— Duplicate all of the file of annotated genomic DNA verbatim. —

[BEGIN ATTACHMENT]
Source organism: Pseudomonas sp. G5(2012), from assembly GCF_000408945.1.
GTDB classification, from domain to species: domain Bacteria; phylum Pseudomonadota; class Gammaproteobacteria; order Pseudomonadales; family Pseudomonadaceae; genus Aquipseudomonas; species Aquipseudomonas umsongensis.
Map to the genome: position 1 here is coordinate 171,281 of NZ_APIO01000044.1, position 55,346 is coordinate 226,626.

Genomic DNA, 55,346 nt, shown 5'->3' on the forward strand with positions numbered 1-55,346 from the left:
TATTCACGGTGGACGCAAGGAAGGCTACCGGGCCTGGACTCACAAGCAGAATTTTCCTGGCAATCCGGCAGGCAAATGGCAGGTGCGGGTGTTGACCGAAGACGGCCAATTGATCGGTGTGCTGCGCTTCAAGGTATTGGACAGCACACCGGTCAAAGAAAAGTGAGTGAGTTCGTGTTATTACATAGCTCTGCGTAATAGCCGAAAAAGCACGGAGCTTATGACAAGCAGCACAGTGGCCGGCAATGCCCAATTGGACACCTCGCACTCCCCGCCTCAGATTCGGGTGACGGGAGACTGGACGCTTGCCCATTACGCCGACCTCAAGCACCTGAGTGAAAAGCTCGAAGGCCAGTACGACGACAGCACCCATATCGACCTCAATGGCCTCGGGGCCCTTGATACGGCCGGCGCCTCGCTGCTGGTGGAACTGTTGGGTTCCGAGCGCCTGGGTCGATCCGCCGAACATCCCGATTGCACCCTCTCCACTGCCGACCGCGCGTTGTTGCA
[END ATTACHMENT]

Source organism: Pseudomonas sp. G5(2012), from assembly GCF_000408945.1.
GTDB classification, from domain to species: domain Bacteria; phylum Pseudomonadota; class Gammaproteobacteria; order Pseudomonadales; family Pseudomonadaceae; genus Aquipseudomonas; species Aquipseudomonas umsongensis.
Map to the genome: position 1 here is coordinate 171,281 of NZ_APIO01000044.1, position 55,346 is coordinate 226,626.

Genomic DNA, 55,346 nt, shown 5'->3' on the forward strand with positions numbered 1-55,346 from the left:
TATTCACGGTGGACGCAAGGAAGGCTACCGGGCCTGGACTCACAAGCAGAATTTTCCTGGCAATCCGGCAGGCAAATGGCAGGTGCGGGTGTTGACCGAAGACGGCCAATTGATCGGTGTGCTGCGCTTCAAGGTATTGGACAGCACACCGGTCAAAGAAAAGTGAGTGAGTTCGTGTTATTACATAGCTCTGCGTAATAGCCGAAAAAGCACGGAGCTTATGACAAGCAGCACAGTGGCCGGCAATGCCCAATTGGACACCTCGCACTCCCCGCCTCAGATTCGGGTGACGGGAGACTGGACGCTTGCCCATTACGCCGACCTCAAGCACCTGAGTGAAAAGCTCGAAGGCCAGTACGACGACAGCACCCATATCGACCTCAATGGCCTCGGGGCCCTTGATACGGCCGGCGCCTCGCTGCTGGTGGAACTGTTGGGTTCCGAGCGCCTGGGTCGATCCGCCGAACATCCCGATTGCACCCTCTCCACTGCCGACCGCGCGTTGTTGCA